- nov 2005 report from international telecommunications union: on the threshold of unanimous objects, bots and data transactions dominating the web. "the internet of things" how do they communicate? how do we interact with them? rfid?
- 'curators of meaning' that operate in a space independent of specific objects and collections: is interaction a poetic intervention?
- interactions that are surprising and engaging; that use our content in new ways in new places.

@ UKMW2006 in Leicester: 4. How is this audience changing?

Ross Parry chairs Gail Durbin and Dan Phillips.

Gail talks about user contributions at the V&A site. There's a good model in their work for the transformational power of openness and simple interaction, and the additive nature of many small experiements: the chair, knitting, tatoos. Some things she notes:

- Users can fill gaps: "offer emotion, enthusiasm, and experience".
- Encouraging interaction requires a clear invitation; make it clear what people can do and the role that they can play.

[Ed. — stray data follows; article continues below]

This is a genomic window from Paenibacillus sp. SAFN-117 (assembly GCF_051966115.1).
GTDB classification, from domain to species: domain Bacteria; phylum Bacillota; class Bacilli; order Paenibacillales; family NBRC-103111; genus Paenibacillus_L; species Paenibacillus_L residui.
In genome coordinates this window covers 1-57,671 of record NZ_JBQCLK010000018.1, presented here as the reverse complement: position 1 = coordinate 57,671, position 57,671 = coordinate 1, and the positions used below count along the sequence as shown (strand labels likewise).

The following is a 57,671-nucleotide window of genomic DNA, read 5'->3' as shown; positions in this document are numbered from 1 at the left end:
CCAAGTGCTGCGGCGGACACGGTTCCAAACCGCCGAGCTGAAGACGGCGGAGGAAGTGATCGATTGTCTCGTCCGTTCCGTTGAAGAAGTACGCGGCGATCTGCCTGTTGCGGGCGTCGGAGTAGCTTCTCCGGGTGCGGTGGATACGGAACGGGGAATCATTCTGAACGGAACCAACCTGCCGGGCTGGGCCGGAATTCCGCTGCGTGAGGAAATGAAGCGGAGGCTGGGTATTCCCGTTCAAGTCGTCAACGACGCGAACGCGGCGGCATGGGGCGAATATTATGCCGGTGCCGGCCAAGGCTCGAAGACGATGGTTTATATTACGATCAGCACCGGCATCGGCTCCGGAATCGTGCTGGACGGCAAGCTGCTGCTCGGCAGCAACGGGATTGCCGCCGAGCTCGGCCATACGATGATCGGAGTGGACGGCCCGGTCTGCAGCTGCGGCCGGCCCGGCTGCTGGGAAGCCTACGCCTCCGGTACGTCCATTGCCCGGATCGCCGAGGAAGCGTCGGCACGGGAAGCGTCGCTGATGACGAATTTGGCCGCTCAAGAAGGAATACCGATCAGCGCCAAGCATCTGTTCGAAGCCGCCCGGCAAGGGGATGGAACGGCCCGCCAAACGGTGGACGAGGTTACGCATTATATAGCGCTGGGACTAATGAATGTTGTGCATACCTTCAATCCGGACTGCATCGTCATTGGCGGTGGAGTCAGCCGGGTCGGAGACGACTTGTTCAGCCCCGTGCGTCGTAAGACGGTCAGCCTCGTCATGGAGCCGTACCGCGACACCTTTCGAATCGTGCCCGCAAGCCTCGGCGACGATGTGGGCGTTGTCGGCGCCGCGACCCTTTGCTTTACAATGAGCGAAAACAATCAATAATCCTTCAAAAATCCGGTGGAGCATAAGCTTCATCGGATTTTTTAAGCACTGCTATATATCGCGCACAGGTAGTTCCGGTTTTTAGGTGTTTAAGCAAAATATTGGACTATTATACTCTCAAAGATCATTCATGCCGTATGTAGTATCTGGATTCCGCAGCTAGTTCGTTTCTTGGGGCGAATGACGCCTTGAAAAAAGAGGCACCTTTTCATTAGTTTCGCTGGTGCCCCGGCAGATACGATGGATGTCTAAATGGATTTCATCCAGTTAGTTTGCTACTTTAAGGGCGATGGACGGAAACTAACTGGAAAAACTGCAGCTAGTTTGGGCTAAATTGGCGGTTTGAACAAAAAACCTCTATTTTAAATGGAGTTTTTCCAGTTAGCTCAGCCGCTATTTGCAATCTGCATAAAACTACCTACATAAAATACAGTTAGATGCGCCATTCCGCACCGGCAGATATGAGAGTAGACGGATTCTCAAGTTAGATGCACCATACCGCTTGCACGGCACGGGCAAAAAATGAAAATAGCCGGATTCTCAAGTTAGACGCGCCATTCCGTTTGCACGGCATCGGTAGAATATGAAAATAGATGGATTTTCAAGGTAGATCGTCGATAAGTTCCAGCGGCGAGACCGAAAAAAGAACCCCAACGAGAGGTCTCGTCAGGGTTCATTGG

- Good content encourages good content (now adding ranking to user contributed sites)
- Understanding where museums have expertise and where users have expertise, and how they are complementary is critical.
- Sue Lawtey artists in residence blog exposes creative process and inspires reaction in unanticipated places (NZ)
- Tiles as an example as a great sandbox where users perturb tool to communicate with each other

@ UKMW2006 in Leicester: 3. How do audiences discover museums online?

John Pratty chairs Mukti Bawa (PhD student at the University of Central England) and Mike Greenwood/Kati Streten

Mukti worked with the Birmingham Art Gallery to explore how users find museum web sites: directly, through a search engine, by a reference, through an academic site... two groups of users were compared, museum professionals and the general public. Preliminary results show personal interests are less specific, more likely to be satisfied by events listings, exhibitions, than by details about a specific object. 4 test sites: Birmingham, CMC, British Library online, User observation of different tasks:
1. personal interests / explore
2. unidentified image / find out about it
3. information card / find this work [how characteristics are extracted from print]